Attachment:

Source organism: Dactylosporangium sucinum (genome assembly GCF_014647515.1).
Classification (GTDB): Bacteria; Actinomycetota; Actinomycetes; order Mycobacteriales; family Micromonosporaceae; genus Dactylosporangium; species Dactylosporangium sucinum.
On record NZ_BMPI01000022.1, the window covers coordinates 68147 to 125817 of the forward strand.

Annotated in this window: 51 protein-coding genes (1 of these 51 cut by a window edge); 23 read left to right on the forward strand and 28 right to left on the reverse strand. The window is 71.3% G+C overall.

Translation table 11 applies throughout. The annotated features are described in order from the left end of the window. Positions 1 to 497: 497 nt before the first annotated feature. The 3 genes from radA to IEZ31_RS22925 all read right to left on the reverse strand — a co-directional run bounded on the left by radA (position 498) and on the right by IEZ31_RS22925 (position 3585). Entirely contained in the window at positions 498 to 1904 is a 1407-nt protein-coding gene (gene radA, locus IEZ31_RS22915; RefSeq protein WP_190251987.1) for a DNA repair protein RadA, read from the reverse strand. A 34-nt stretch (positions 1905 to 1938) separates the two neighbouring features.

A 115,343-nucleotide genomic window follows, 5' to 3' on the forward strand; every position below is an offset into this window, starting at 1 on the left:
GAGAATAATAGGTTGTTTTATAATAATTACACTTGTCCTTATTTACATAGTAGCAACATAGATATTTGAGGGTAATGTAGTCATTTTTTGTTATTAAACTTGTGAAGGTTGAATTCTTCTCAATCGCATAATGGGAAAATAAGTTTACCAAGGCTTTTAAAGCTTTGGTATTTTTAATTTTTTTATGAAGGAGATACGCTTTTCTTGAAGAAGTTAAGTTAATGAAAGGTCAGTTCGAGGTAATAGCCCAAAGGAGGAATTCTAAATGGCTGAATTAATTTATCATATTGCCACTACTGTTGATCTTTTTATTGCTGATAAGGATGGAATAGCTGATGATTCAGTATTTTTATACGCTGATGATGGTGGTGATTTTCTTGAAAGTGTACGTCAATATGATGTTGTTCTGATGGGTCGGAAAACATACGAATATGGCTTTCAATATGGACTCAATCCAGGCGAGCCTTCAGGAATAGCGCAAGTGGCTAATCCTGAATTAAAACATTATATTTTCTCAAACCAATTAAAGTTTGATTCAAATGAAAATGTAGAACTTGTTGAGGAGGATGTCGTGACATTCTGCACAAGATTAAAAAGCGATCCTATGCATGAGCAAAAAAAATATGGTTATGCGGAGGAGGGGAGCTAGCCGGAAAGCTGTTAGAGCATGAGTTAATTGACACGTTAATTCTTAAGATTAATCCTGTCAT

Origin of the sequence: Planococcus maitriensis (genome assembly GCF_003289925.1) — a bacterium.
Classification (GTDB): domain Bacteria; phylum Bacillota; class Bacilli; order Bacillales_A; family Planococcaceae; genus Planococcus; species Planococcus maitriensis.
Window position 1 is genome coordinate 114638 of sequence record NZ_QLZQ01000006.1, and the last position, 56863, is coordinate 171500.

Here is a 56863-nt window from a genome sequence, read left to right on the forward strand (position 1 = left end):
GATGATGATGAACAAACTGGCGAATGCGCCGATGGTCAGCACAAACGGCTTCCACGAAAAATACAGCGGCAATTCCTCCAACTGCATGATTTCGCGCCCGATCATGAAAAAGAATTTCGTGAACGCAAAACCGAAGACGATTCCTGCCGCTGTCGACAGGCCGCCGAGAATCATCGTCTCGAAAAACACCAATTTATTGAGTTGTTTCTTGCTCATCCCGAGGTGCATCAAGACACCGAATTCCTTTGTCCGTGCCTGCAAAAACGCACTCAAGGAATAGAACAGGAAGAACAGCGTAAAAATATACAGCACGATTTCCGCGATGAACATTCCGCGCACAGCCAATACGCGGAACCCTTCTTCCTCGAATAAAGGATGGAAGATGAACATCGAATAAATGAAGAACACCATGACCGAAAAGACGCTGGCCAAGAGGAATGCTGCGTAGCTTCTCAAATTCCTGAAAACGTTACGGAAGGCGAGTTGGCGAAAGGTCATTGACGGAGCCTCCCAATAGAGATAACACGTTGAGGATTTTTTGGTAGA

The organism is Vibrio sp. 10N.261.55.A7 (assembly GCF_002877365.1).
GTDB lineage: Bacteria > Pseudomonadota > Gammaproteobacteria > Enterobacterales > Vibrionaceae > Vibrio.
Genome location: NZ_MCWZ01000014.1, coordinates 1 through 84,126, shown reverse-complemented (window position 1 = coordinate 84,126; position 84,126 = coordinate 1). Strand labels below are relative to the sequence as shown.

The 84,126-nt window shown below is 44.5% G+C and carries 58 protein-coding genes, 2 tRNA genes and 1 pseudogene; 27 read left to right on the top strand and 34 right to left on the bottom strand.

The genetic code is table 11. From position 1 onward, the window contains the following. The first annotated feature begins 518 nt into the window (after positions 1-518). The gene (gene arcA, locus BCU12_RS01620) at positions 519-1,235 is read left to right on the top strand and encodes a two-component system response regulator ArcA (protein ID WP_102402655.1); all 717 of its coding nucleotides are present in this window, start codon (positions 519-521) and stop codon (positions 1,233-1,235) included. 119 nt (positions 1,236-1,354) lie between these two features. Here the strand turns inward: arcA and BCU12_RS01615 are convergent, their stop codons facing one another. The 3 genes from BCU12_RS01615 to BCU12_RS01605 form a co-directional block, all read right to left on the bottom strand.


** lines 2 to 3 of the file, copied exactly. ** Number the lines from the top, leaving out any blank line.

Classification (GTDB): Bacteria; Actinomycetota; Actinomycetes; order Mycobacteriales; family Micromonosporaceae; genus Dactylosporangium; species Dactylosporangium sucinum.
On record NZ_BMPI01000022.1, the window covers coordinates 68147 to 125817 of the forward strand.